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Where have I heard 'love God' and 'love neighbor' before?

Did you know…

. . .that in the interaction with the legal scholar from this week's gospel story Jesus is actually referencing two different parts of Hebrew Scripture. The lawyer asks him what he must do to inherit eternal life, and Jesus says, "Love the lord your God with all of your heart, with all your soul, with all your mind, and with all your strength; and your neighbor as yourself. But this teaching is actually a mash up of two different commands from two different books of the bible. The first is from Deuteronomy 6:

Deuteronomy 6:4-9

Hear, O Israel: The Lord is our God, the Lord alone. You shall love the Lord your God with all your heart and with all your soul and with all your might. Keep these words that I am commanding you today in your heart. Recite them to your children and talk about them when you are at home and when you are away, when you lie down and when you rise. Bind them as a sign on your hand, fix them as an emblem on your forehead, and write them on the doorposts of your house and on your gates.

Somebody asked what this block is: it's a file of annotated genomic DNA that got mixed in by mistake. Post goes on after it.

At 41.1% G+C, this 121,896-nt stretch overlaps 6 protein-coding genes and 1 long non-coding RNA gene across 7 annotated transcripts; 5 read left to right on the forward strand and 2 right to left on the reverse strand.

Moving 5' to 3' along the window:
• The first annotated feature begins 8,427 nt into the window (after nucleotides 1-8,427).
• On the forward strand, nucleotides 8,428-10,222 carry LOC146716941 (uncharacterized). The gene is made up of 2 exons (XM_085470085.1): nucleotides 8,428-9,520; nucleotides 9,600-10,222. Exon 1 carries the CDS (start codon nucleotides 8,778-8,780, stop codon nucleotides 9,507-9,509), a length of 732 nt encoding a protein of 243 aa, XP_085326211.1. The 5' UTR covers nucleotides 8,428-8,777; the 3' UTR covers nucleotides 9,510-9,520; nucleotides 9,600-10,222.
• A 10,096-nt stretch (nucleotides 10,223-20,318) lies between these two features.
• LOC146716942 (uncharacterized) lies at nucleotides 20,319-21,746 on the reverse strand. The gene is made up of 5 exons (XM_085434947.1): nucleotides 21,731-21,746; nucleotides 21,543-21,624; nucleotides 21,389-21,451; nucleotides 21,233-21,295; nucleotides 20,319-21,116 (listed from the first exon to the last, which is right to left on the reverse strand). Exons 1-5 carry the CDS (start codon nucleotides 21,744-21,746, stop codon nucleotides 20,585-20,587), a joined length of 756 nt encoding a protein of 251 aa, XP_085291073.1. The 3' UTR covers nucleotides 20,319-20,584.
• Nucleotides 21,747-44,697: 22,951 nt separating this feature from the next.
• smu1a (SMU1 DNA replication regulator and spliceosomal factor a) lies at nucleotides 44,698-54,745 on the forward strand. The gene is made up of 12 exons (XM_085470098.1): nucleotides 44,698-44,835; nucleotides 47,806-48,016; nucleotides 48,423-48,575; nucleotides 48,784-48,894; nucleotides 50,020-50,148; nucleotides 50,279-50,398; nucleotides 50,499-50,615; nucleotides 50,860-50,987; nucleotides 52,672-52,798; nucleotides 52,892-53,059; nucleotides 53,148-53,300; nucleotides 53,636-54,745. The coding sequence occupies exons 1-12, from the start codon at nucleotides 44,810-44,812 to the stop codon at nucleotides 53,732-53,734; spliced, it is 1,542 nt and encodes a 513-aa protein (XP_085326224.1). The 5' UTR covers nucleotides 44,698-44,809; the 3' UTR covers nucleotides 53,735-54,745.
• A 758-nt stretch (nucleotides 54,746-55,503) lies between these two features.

And the second is from one book of the bible earlier, in Leviticus 19:

Leviticus 19:17-18

You shall not hate in your heart anyone of your kin; you shall reprove your neighbor, or you will incur guilt yourself. You shall not take vengeance or bear a grudge against any of your people, but you shall love your neighbor as yourself: I am the Lord.

The first reference is to Deuteronomy 6:4 which is traditionally known as the Shema, the Hebrew word for hear or listen, which is a prayer central to the Jewish tradition. Jesus would have been taught this prayer at a very young age and said it regularly. He and the legal scholar would have been very familiar with this prayer. The second is from Leviticus 19 and comes at the end of a long section of commandments focused on treating people both within your community and outside your community justly. These commandments make it clear that the Hebrew people were not just called to take care of one another, but to care for and deal justly with those from outside their community.

Why do you think it was important for Jesus, in conversation with this legal scholar, standing in the land of the Samaritans, to call people back to these two commandments and these two parts of scripture? What did he want them to remember about their call as people of faith?

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